* Cash component increased by $3 per share
* Deal still values PrivateBancorp at $4.9 billion
* PrivateBanc shareholders will get next CIBC dividend
* CIBC says bid is "best and final offer"
* Shareholder vote scheduled for May 12 (Adds details on offer)
By Matt Scuffham
May 4 Canadian Imperial Bank of Commerce increased the cash element of its offer for Chicago-based PrivateBancorp Inc on Thursday in a final $4.9 billion bid to push the deal through ahead of a May 12 shareholder vote.
The cash-and-share offer restored the initial valuation of PrivateBancorp from CIBC's previous bid, offsetting a drop in the Canadian bank's shares driven by concerns about its housing market exposure that had eroded the earlier offer's stock-based component.
Canada's fifth-biggest lender, which is the most exposed to the country's housing markets, is keen to diversify its revenue stream and reduce reliance on its domestic market amid fears of a housing bubble in Toronto.
Pressure on CIBC to increase its offer for a second time intensified on Monday when shareholder advisory firm Institutional Shareholder Services (ISS) recommended PrivateBancorp shareholders vote against it. ISS cited concerns about Canada's housing market as one factor behind the recommendation.
An earlier shareholder vote was postponed in December after some PrivateBancorp investors had indicated they would reject CIBC's first offer.
CIBC has long coveted a major U.S. acquisition and PrivateBancorp looked to tick all the boxes by providing CIBC a platform to expand into the United States and offer U.S. banking services to Canadian clients. Meanwhile, regional U.S. banks have been consolidating in response to tough market conditions.
The initial $3.8 billion offer, pitched last June at what was then a healthy premium to PrivateBancorp's market value, seemed set for smooth passage to completion before Donald Trump's victory in the U.S. presidential election in November sent U.S. banking shares soaring.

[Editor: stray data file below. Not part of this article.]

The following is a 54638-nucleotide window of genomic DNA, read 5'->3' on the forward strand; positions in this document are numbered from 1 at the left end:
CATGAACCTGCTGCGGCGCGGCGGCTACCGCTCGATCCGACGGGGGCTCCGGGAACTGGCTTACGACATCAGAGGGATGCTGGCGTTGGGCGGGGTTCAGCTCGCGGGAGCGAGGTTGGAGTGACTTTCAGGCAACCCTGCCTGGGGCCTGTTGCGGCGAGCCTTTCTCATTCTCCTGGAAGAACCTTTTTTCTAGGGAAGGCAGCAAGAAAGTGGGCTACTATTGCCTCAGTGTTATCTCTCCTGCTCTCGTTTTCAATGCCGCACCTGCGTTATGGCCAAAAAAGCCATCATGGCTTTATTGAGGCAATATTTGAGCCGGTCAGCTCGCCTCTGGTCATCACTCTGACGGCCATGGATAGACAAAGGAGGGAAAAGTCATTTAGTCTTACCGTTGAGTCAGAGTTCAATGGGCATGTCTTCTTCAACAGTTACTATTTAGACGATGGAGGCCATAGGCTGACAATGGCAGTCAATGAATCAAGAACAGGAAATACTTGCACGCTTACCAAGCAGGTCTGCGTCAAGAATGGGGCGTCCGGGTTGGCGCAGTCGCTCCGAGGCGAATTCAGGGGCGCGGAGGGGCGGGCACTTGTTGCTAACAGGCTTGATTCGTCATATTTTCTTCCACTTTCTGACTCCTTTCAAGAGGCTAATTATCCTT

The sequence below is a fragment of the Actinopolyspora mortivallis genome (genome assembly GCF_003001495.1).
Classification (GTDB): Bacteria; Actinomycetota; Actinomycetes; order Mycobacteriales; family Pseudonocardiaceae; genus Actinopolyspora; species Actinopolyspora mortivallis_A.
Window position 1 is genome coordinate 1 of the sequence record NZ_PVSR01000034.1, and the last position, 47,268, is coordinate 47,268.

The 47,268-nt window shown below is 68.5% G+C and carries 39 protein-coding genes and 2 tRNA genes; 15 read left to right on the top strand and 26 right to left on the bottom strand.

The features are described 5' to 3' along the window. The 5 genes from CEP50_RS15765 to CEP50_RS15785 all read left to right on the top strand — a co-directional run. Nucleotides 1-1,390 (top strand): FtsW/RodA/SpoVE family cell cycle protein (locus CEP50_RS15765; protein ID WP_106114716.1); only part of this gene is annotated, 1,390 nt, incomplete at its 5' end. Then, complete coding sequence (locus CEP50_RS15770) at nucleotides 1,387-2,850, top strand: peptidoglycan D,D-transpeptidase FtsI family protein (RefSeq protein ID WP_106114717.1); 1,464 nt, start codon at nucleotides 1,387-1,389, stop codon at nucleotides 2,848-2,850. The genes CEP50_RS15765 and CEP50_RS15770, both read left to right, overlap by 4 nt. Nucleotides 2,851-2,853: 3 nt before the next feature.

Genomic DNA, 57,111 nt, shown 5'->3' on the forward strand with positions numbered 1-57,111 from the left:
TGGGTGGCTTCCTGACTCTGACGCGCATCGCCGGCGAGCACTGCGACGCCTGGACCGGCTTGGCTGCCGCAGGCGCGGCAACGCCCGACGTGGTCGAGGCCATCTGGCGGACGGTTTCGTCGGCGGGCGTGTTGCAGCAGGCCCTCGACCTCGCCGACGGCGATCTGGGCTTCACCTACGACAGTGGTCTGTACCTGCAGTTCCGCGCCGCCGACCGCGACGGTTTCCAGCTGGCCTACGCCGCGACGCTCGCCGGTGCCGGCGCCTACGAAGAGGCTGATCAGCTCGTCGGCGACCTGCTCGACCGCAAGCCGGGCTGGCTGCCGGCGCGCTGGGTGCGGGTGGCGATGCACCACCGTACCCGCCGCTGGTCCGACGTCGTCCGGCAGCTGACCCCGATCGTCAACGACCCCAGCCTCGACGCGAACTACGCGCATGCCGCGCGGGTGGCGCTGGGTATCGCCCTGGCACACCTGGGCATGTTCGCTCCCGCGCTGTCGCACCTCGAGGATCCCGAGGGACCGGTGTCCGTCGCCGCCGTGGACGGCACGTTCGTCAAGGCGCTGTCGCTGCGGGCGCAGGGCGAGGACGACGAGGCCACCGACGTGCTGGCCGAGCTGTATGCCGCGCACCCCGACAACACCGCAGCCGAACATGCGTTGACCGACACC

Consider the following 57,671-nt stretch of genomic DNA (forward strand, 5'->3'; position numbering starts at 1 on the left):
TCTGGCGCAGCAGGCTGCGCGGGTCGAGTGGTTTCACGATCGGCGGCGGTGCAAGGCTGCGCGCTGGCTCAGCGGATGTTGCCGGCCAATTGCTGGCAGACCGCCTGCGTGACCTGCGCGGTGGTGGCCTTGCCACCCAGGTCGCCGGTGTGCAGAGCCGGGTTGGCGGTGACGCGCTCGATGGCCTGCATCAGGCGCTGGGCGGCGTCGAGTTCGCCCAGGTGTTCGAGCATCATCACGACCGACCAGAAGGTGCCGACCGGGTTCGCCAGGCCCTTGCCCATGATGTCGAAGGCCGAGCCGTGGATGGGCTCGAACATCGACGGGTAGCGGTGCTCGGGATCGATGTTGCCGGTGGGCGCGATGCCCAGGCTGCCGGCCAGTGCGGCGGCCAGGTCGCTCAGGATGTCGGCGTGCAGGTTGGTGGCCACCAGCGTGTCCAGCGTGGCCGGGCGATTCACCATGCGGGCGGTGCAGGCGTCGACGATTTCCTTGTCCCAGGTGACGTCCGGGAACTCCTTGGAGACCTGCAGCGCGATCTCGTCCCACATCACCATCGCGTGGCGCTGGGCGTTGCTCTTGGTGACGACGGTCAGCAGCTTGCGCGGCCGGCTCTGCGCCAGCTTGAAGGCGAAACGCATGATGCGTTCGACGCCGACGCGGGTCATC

Expectations of higher interest rates, lighter banking regulation and a lower corporate tax rate following Trump's election helped PrivateBancorp shares rise by more than a third, leaving CIBC with no choice but to pay more if it wanted to complete the deal.
CIBC raised its takeover offer by 20 percent to about $4.9 billion in March.
However, CIBC's U.S.-listed shares subsequently fell by nearly 10 percent, reducing the value of the share-based component of that offer.
CIBC said on Thursday it would offer an additional $3 in cash for each PrivateBancorp share, raising the cash element to $27.20 per share. It left the stock component unchanged at 0.4176 of its shares for each of the U.S. bank's shares.
The Canadian bank also pushed back the cut-off date for shareholders to receive its next quarterly dividend so that PrivateBancorp shareholders will be eligible for the payout, worth $0.39 per PrivateBancorp share, based on the last quarter's dividend.
"We believe that this does materially increase the likelihood of success," Barclays analyst John Aiken said.
The moves restored the overall value of the offer to $60.43 per share.
Shares in CIBC were down 1.2 percent at 11:10 a.m. EST while shares in PrivateBancorp were up 3.6 percent to $59.57, 1.4 percent below the offer price.
CIBC said the latest bid was its "best and final offer to the PrivateBancorp stockholders."
(Additional reporting by Greg Roumeliotis in New York and Swetha Gopinath in Bengaluru; Editing by Paul Simao and Meredith Mazzilli)
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